‘My first thought was “okay, just back out of it.” I tried to back out but I was bringing rocks up on top of me.
‘I was trying to catch my breath – it was so hot.
‘I tried to pull myself out and I couldn’t get there. I couldn’t get my hand out from under me.
‘Most of my right shoulder, ear and hand were either on the side of the pit or holding me up.
‘Using my left hand I tried to get out but I just couldn’t get any leverage.
‘So I called for help, but I was having a really hard time vocalising the words. I couldn’t get the sounds to come out.
‘Finally a friend was able to hear me from her tent and she pulled me out.’
After she was rescued by her struggling friend, who was also burnt in the process, Sherri frantically rolled around to stop the flames, before stripping off her clothes.
Aaron returned after hearing the screams and called an ambulance but their location meant it would be quicker to rush her to hospital himself.
As Sherri lay in the back of the car, Sarah fought to keep her mum from losing consciousness.
Over the next couple of days, Harbour View Medical Centre, Seattle, medics worked on stabilising Sherri and started to repair her body after the burns.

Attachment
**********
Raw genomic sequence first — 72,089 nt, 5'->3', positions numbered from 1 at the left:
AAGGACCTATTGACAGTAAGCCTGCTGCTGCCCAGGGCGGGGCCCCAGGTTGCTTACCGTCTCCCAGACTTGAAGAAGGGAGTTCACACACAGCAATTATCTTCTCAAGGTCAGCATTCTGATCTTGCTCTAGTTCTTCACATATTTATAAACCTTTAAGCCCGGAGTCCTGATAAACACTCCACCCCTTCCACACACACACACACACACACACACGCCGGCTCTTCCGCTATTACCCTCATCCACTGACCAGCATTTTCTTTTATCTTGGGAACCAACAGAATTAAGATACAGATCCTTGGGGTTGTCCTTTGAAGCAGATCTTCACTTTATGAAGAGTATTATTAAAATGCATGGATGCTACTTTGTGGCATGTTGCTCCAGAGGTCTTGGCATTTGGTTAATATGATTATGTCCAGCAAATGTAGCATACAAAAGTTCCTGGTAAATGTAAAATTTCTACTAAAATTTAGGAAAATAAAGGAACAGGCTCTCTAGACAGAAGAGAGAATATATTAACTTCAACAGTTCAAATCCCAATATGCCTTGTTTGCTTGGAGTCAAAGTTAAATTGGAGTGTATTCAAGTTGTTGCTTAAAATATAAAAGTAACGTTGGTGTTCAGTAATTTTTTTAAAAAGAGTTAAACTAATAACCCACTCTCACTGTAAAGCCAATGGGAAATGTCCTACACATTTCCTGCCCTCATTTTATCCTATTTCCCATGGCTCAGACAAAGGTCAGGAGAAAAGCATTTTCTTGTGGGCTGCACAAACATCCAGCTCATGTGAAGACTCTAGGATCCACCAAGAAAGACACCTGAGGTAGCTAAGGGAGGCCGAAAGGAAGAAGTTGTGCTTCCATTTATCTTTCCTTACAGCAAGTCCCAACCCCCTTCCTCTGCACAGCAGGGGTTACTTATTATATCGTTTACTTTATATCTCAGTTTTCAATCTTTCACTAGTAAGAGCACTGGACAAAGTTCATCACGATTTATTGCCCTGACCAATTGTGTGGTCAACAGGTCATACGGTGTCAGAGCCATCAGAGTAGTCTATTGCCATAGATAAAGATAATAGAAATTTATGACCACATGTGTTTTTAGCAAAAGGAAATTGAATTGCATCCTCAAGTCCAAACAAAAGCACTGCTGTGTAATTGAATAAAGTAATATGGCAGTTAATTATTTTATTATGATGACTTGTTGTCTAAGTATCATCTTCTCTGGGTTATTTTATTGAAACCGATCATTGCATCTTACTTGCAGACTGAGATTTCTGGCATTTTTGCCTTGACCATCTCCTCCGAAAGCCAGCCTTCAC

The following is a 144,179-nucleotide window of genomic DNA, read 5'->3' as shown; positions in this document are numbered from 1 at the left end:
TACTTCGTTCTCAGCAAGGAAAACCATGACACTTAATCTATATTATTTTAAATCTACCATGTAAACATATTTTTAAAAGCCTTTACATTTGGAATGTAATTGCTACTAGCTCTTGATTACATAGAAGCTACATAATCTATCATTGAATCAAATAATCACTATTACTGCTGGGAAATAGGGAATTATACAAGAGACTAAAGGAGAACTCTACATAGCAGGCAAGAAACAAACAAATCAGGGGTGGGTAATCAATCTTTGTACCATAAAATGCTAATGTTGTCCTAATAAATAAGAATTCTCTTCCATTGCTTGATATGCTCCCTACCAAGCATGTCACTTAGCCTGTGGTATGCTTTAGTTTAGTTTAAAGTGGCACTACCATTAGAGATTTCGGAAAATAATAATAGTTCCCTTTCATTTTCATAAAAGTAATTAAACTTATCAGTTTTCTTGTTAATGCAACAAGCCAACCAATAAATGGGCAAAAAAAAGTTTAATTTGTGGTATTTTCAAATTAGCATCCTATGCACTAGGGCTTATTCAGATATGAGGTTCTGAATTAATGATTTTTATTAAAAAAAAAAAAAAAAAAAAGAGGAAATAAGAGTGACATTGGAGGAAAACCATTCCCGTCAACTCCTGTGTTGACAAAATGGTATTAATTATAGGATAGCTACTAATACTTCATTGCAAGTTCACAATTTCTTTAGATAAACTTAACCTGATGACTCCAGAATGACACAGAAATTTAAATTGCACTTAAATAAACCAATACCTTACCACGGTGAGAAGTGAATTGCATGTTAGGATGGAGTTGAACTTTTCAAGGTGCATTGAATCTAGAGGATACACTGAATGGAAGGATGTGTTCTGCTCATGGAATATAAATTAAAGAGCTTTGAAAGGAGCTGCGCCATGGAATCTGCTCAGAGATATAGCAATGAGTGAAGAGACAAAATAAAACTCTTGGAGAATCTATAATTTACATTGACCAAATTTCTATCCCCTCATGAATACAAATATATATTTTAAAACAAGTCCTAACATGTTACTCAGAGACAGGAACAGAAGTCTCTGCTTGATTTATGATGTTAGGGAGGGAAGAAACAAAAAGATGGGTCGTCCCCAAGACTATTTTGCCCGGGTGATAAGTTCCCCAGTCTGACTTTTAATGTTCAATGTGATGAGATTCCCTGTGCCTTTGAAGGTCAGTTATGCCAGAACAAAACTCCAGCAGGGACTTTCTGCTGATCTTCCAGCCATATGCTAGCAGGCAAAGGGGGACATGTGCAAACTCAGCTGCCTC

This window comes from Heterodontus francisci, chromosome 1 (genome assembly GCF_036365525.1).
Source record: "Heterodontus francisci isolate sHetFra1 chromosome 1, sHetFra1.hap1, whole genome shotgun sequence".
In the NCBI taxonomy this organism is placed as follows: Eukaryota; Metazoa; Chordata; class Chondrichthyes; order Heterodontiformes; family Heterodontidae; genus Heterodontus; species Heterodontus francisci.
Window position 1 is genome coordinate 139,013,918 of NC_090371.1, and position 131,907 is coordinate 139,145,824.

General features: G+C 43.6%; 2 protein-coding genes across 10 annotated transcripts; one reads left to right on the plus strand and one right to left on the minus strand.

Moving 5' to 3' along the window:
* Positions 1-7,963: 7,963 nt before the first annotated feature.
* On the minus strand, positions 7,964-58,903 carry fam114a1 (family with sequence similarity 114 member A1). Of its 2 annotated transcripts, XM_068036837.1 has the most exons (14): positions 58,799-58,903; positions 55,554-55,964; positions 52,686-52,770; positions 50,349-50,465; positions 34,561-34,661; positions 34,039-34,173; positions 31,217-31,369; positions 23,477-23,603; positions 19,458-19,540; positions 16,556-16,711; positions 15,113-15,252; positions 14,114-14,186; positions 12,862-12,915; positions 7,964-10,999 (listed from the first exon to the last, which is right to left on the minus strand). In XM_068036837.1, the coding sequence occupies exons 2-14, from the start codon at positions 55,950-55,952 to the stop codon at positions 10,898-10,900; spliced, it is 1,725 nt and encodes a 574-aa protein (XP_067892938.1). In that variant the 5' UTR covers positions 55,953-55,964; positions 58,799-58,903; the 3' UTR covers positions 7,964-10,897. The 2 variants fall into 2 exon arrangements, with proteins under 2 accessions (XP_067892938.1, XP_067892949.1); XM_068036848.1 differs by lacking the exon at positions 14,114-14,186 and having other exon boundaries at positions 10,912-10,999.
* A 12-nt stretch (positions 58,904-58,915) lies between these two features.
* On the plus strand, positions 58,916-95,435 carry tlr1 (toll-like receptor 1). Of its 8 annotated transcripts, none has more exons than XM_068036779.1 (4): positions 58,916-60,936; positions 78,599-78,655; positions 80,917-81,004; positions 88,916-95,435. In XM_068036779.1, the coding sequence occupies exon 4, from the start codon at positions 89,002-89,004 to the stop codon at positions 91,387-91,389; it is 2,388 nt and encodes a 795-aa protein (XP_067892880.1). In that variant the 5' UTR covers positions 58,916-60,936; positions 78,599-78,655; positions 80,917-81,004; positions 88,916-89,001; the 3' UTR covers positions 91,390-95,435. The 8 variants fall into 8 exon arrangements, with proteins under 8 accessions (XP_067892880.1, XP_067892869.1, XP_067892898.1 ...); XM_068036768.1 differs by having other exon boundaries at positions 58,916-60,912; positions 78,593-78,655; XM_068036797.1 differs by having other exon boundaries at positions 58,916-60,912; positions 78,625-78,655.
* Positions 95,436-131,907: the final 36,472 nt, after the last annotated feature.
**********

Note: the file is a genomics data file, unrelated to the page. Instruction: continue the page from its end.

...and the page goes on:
The most heavily damaged area of Sherri’s body was her neck and chin, so her first operation was a skin graft from her head to replace the skin lost. Above, Sherri after her skin graft surgery
At the hospital, doctors did a split thickness graft and attached it to Sherri’s neck. Incredibly swollen, she said she felt like ‘the character from Willy Wonka who turned into a blueberry’
The most heavily damaged area was her neck and chin, so her first operation was a skin graft from her head to replace the skin lost.
‘I had really long hair almost to my waist but I said ‘if you’re going to shave my head, you’d better not leave any patches,’ said Sherri.